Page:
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The Printed World: Masterpieces of Seventeenth-Century Printmaking

The Baroque was an intensely exciting period in human history. Its art reflects new discoveries and ways of thinking about mankind’s relation to the expanding world, now comprising the Americas, and new tendencies in religious, philosophical, scientific and political thought. This focused but wide-ranging exhibition demonstrates the role the graphic arts played in disseminating and shaping the seventeenth-century worldview. Eleven thematic sections examine how both well-known artists such as Rembrandt but also lesser-known but equally vital names depicted such major subjects as portraits, landscapes and cityscapes, subjects from contemporary history and antiquity, as well as pure creations of the human imagination.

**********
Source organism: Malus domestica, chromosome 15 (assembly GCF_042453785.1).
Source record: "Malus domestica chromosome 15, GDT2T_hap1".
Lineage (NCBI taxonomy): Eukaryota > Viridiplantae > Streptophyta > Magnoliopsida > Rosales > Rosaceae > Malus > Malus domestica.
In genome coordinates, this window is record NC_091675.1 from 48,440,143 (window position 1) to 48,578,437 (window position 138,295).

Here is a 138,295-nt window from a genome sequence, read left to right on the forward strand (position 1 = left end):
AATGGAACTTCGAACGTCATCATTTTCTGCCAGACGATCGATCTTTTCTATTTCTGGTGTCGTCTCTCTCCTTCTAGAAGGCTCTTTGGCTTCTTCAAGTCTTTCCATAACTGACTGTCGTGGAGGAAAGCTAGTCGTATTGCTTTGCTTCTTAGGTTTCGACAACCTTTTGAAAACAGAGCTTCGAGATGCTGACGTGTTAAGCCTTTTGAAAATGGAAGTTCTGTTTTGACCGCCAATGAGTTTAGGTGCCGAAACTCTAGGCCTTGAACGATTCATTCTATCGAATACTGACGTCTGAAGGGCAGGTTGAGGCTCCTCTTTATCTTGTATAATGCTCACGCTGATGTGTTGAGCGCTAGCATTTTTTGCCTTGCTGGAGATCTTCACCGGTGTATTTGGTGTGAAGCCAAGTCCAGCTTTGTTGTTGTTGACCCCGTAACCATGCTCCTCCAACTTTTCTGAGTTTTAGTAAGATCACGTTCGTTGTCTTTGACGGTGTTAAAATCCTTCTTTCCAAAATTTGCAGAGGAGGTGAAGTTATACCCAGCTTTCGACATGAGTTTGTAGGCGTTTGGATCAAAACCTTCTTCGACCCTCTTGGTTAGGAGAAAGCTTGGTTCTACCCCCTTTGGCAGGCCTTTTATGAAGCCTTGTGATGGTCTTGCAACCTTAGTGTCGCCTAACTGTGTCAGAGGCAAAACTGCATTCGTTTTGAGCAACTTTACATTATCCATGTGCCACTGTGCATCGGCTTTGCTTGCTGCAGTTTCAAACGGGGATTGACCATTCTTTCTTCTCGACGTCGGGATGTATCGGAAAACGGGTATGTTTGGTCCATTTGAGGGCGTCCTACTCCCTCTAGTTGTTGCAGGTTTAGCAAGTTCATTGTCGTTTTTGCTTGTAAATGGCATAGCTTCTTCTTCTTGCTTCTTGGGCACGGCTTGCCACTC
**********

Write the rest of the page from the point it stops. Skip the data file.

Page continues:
Selected from the Frank Raysor Collection and the Harnett Print Study Center Collection, the exhibition features works by more than thirty artists, such as Jan Both (Dutch, 1618-1652), Jacques Callot (French, 1592-1635), Stefano della Bella (Italian, 1610-1664), Hendrick Goudt (Dutch, 1583-1648), Wenceslaus Hollar (Bohemian, 1607-1677), Claude Lorrain (French, 1604-1682), and Jacob van Ruisdael (Dutch, 1628-1682).

Relevant research areas: Western Europe, Baroque, Engraving, Etching

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